Using PMWeb visual custom form builder, the Contract Obligation Form will be created. The purpose of the Contract Obligation Fulfillment process that will use this form is to ensure formalizing the fulfillment of all due obligations and entitlements, store all documents that are associated with an obligation or entitlement as well as link all project management records to their relevant obligation and entitlement.

To eliminate the redundancy in completing the Contract Obligation Form fields with data that have been already generated by Affinitext, the Task Finder Report MS Excel created in step 2 will be imported into PMWeb database. This will automatically create unique record for each identified obligation or entitlement as well as populate the Contract Obligation Forms with the imported data. This is a one-time import although it can be repeated if required.

Of course, there will be some data input redundancy for some of the fields in Contract Obligation Form when it comes to updating the actions taken to fulfill the obligations and entitlements. Nevertheless. this is done on purpose as it will enforce the relevant project team member to formally closeout his or her obligation or entitlement fulfilment.

The Contract Obligation Form will include the data fields included in the exported Task Finder Report from Affinitext. Those fields will include obligation type (Deliverable or Receivable), the contract party that the obligation rests with, the project team member responsible to ensure that the obligation was fulfilled, date the referenced obligation will start, time bar to complete the obligation if any, date due to complete and date it was actual completed on with the calculated variance or delay between due and actual completion dates. The form will also include a remark or notes field as well as it can include other fields if needed.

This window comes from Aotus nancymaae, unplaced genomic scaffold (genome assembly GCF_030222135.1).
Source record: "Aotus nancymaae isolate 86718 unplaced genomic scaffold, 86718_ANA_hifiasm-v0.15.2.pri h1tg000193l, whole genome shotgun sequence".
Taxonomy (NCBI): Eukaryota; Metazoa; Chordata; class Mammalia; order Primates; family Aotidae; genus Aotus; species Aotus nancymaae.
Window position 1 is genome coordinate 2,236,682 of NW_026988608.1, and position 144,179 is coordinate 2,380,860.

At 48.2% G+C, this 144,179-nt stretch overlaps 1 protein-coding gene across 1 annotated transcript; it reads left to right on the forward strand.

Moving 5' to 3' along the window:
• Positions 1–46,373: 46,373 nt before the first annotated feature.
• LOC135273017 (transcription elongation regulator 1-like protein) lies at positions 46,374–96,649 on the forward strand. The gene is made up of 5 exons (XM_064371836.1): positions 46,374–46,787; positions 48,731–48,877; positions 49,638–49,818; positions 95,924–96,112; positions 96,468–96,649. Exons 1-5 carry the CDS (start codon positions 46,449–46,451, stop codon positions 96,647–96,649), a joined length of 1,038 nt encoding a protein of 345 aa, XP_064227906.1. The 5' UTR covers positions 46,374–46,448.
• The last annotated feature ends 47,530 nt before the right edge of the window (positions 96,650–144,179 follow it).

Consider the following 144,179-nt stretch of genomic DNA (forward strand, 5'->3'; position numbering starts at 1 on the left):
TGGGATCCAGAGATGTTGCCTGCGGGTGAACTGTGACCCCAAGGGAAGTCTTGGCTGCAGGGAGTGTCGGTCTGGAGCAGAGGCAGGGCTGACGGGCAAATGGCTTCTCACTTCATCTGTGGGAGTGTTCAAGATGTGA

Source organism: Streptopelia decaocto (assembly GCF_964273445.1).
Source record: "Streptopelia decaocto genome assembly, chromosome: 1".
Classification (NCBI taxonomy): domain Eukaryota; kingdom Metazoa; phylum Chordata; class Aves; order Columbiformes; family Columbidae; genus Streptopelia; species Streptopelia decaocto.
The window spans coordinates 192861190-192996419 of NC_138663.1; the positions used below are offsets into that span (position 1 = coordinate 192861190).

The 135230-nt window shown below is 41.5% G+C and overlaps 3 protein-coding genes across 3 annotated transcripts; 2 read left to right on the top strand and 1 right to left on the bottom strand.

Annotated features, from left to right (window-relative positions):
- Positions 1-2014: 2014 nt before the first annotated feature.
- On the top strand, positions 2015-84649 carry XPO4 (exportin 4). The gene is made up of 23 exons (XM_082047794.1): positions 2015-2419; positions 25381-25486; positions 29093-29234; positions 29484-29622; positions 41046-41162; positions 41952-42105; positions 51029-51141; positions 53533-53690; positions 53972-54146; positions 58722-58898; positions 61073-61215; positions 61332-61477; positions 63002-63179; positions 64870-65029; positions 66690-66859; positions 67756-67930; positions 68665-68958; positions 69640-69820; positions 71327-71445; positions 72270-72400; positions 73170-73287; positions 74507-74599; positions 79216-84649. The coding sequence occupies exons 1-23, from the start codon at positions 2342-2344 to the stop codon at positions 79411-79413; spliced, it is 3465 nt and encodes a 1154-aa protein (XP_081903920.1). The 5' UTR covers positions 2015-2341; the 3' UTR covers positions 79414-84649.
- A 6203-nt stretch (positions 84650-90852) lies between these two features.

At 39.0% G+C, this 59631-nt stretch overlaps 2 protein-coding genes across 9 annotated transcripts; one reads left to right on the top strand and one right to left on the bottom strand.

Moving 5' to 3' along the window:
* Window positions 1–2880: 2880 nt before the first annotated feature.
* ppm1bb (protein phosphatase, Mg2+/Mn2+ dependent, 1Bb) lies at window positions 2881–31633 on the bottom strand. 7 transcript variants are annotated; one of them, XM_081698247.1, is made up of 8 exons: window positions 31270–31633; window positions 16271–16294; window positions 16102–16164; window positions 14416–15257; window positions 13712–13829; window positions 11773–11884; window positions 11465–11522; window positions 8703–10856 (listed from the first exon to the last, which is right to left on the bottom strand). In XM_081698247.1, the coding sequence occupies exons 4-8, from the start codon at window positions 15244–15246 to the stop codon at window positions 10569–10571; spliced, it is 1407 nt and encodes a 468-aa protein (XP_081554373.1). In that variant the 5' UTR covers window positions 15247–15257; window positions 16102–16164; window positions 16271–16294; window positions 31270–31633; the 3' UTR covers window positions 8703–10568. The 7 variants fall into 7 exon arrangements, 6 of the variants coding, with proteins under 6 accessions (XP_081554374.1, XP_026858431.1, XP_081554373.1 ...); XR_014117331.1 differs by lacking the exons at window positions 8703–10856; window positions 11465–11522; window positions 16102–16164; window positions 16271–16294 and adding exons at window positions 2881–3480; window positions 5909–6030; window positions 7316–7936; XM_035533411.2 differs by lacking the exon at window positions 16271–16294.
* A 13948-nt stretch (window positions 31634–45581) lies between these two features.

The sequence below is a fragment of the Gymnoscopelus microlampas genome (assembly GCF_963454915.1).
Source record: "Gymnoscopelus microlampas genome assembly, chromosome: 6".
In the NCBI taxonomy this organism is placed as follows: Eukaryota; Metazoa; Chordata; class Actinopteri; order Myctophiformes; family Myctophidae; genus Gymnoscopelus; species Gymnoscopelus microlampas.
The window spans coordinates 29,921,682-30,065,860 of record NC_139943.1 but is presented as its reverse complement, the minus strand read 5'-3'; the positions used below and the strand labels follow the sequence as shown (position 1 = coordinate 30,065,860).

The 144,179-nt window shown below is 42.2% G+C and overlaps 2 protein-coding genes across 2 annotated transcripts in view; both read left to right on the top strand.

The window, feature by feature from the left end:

For each Contract Obligation Form, all supportive documents will be attached. Those documents can be either stored in PMWeb document management repository in its designated folder or subfolder, or directly uploaded to the record if needed. Those could include for example copy of the Contractors’ All Risks (CAR) Insurance, Workers’ Compensation Insurance, Bid Bonds, Performance Bonds, Advance Payment Bond among many others. PMWeb also allowing adding links to other project records that could be relevant to the contract obligation record such as meeting minutes, correspondence, submittals, etc.

Further, project related MS Outlook emails, including the Affinitext alert emails will be imported and stored in PMWeb to maintain a copy of all sent alert emails to the project managers to fulfill their assigned obligations and entitlements.

Of course, the same concept will also apply to all other records that will be managed in PMWeb including but not limited to Request for Information, Interim Progress Invoices, Potential Change Orders, Change Orders, Risk Records, Work Inspection Requests, Non-Compliance Reports, Interface Agreements, Punch Lists, Disruption Events, Claim Notices, Testing and Commissioning Inspection Checklists, Handover Certificate among many others where the relevant Contract Obligation Form will be linked to the record.